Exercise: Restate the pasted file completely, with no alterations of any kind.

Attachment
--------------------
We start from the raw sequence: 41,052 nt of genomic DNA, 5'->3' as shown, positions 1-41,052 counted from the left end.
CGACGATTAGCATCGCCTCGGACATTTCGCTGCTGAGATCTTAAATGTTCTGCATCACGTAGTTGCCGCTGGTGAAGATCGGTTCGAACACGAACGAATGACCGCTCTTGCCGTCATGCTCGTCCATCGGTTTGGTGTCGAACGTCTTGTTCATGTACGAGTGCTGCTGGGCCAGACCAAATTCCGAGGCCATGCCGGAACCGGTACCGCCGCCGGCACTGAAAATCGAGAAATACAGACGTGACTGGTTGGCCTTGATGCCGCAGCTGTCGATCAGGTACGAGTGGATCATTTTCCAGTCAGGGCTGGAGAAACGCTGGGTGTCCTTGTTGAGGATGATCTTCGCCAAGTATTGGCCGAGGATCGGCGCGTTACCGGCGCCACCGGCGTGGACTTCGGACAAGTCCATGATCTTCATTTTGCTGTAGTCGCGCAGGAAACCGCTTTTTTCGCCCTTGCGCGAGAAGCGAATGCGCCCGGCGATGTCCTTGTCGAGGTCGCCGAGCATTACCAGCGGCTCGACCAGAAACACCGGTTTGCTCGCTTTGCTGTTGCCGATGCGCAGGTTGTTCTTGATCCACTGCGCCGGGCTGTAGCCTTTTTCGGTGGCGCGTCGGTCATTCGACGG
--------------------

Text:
We start from the raw sequence: 41,052 nt of genomic DNA, 5'->3' as shown, positions 1-41,052 counted from the left end.
CGACGATTAGCATCGCCTCGGACATTTCGCTGCTGAGATCTTAAATGTTCTGCATCACGTAGTTGCCGCTGGTGAAGATCGGTTCGAACACGAACGAATGACCGCTCTTGCCGTCATGCTCGTCCATCGGTTTGGTGTCGAACGTCTTGTTCATGTACGAGTGCTGCTGGGCCAGACCAAATTCCGAGGCCATGCCGGAACCGGTACCGCCGCCGGCACTGAAAATCGAGAAATACAGACGTGACTGGTTGGCCTTGATGCCGCAGCTGTCGATCAGGTACGAGTGGATCATTTTCCAGTCAGGGCTGGAGAAACGCTGGGTGTCCTTGTTGAGGATGATCTTCGCCAAGTATTGGCCGAGGATCGGCGCGTTACCGGCGCCACCGGCGTGGACTTCGGACAAGTCCATGATCTTCATTTTGCTGTAGTCGCGCAGGAAACCGCTTTTTTCGCCCTTGCGCGAGAAGCGAATGCGCCCGGCGATGTCCTTGTCGAGGTCGCCGAGCATTACCAGCGGCTCGACCAGAAACACCGGTTTGCTCGCTTTGCTGTTGCCGATGCGCAGGTTGTTCTTGATCCACTGCGCCGGGCTGTAGCCTTTTTCGGTGGCGCGTCGGTCATTCGACGG